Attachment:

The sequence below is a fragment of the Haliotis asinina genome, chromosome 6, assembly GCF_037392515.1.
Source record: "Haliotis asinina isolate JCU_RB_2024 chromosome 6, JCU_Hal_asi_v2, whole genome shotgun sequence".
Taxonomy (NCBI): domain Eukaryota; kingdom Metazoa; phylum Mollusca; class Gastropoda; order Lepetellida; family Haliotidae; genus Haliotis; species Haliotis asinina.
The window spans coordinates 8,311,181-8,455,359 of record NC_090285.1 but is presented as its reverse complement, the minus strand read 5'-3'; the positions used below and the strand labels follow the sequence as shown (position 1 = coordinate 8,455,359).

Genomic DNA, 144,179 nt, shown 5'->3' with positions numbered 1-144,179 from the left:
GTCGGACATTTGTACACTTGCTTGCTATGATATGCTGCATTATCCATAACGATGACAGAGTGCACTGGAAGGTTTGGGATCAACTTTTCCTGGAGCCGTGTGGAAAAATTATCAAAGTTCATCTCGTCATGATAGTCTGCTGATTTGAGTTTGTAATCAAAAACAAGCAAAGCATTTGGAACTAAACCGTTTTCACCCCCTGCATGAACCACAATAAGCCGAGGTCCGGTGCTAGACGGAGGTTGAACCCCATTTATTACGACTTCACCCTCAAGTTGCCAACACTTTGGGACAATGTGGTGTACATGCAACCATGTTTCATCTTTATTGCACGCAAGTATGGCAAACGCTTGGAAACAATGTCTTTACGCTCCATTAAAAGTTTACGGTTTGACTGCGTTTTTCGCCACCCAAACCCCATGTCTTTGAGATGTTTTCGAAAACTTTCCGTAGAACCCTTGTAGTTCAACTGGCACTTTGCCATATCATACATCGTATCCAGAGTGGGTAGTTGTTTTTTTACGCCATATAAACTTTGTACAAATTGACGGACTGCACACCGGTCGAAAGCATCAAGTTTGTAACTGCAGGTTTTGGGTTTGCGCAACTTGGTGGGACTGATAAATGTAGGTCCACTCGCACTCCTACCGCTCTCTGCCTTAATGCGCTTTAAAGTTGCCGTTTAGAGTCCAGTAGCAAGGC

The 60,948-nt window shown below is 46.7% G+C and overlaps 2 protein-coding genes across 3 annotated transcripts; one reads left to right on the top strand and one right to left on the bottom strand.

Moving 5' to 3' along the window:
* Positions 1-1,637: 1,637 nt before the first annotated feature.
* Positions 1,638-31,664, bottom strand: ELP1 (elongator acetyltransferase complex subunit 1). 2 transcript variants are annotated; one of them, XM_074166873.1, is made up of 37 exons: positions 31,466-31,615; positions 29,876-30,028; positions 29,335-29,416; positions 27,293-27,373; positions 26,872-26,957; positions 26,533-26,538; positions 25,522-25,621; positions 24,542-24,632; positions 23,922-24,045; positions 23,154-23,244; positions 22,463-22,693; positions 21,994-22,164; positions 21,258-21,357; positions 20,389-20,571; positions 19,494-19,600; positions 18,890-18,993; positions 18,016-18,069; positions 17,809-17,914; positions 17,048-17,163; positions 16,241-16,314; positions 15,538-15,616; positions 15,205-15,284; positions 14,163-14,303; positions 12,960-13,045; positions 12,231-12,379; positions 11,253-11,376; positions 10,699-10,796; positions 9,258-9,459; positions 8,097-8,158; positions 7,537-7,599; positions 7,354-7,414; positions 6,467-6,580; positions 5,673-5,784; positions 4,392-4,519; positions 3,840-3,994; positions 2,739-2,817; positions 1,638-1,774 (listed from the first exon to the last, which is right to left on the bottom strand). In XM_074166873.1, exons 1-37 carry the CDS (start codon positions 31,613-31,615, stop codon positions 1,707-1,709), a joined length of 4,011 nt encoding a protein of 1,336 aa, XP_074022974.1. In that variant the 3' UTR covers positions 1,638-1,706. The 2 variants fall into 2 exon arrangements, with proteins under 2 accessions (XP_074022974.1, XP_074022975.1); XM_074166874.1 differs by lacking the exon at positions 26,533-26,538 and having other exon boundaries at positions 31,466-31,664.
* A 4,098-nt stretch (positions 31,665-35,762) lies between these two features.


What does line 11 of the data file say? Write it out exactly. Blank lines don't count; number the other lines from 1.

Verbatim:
* A 4,098-nt stretch (positions 31,665-35,762) lies between these two features.